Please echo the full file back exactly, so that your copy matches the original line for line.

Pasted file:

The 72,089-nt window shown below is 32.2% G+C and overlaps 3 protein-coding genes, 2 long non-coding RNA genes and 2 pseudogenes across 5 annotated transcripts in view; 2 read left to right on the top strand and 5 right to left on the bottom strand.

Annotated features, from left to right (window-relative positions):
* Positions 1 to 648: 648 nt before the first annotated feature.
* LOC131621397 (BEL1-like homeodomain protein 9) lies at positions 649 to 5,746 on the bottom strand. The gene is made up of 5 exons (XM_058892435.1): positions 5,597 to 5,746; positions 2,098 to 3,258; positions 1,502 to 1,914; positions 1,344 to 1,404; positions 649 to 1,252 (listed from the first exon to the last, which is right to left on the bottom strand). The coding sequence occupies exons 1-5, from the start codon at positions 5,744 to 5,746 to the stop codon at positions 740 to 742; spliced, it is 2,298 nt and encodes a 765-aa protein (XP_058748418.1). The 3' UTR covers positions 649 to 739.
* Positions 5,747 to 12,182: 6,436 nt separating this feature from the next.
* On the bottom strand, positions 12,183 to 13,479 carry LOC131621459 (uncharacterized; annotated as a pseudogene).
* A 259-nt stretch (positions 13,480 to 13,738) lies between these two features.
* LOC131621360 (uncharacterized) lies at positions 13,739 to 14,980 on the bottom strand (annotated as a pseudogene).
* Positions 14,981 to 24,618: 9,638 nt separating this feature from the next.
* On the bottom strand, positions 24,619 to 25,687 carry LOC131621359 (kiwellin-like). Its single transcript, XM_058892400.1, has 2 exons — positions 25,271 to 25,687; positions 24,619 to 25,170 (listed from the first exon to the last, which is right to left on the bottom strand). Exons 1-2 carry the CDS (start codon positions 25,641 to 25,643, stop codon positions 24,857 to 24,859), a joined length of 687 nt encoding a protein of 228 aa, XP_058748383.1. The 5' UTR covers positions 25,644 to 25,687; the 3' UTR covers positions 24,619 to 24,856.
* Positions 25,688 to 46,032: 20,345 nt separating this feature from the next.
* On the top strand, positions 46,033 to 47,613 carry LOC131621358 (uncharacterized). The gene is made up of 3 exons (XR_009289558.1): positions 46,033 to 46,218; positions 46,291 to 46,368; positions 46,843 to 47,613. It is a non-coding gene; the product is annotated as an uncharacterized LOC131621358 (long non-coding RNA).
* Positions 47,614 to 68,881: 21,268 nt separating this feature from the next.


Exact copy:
The 72,089-nt window shown below is 32.2% G+C and overlaps 3 protein-coding genes, 2 long non-coding RNA genes and 2 pseudogenes across 5 annotated transcripts in view; 2 read left to right on the top strand and 5 right to left on the bottom strand.

Annotated features, from left to right (window-relative positions):
* Positions 1 to 648: 648 nt before the first annotated feature.
* LOC131621397 (BEL1-like homeodomain protein 9) lies at positions 649 to 5,746 on the bottom strand. The gene is made up of 5 exons (XM_058892435.1): positions 5,597 to 5,746; positions 2,098 to 3,258; positions 1,502 to 1,914; positions 1,344 to 1,404; positions 649 to 1,252 (listed from the first exon to the last, which is right to left on the bottom strand). The coding sequence occupies exons 1-5, from the start codon at positions 5,744 to 5,746 to the stop codon at positions 740 to 742; spliced, it is 2,298 nt and encodes a 765-aa protein (XP_058748418.1). The 3' UTR covers positions 649 to 739.
* Positions 5,747 to 12,182: 6,436 nt separating this feature from the next.
* On the bottom strand, positions 12,183 to 13,479 carry LOC131621459 (uncharacterized; annotated as a pseudogene).
* A 259-nt stretch (positions 13,480 to 13,738) lies between these two features.
* LOC131621360 (uncharacterized) lies at positions 13,739 to 14,980 on the bottom strand (annotated as a pseudogene).
* Positions 14,981 to 24,618: 9,638 nt separating this feature from the next.
* On the bottom strand, positions 24,619 to 25,687 carry LOC131621359 (kiwellin-like). Its single transcript, XM_058892400.1, has 2 exons — positions 25,271 to 25,687; positions 24,619 to 25,170 (listed from the first exon to the last, which is right to left on the bottom strand). Exons 1-2 carry the CDS (start codon positions 25,641 to 25,643, stop codon positions 24,857 to 24,859), a joined length of 687 nt encoding a protein of 228 aa, XP_058748383.1. The 5' UTR covers positions 25,644 to 25,687; the 3' UTR covers positions 24,619 to 24,856.
* Positions 25,688 to 46,032: 20,345 nt separating this feature from the next.
* On the top strand, positions 46,033 to 47,613 carry LOC131621358 (uncharacterized). The gene is made up of 3 exons (XR_009289558.1): positions 46,033 to 46,218; positions 46,291 to 46,368; positions 46,843 to 47,613. It is a non-coding gene; the product is annotated as an uncharacterized LOC131621358 (long non-coding RNA).
* Positions 47,614 to 68,881: 21,268 nt separating this feature from the next.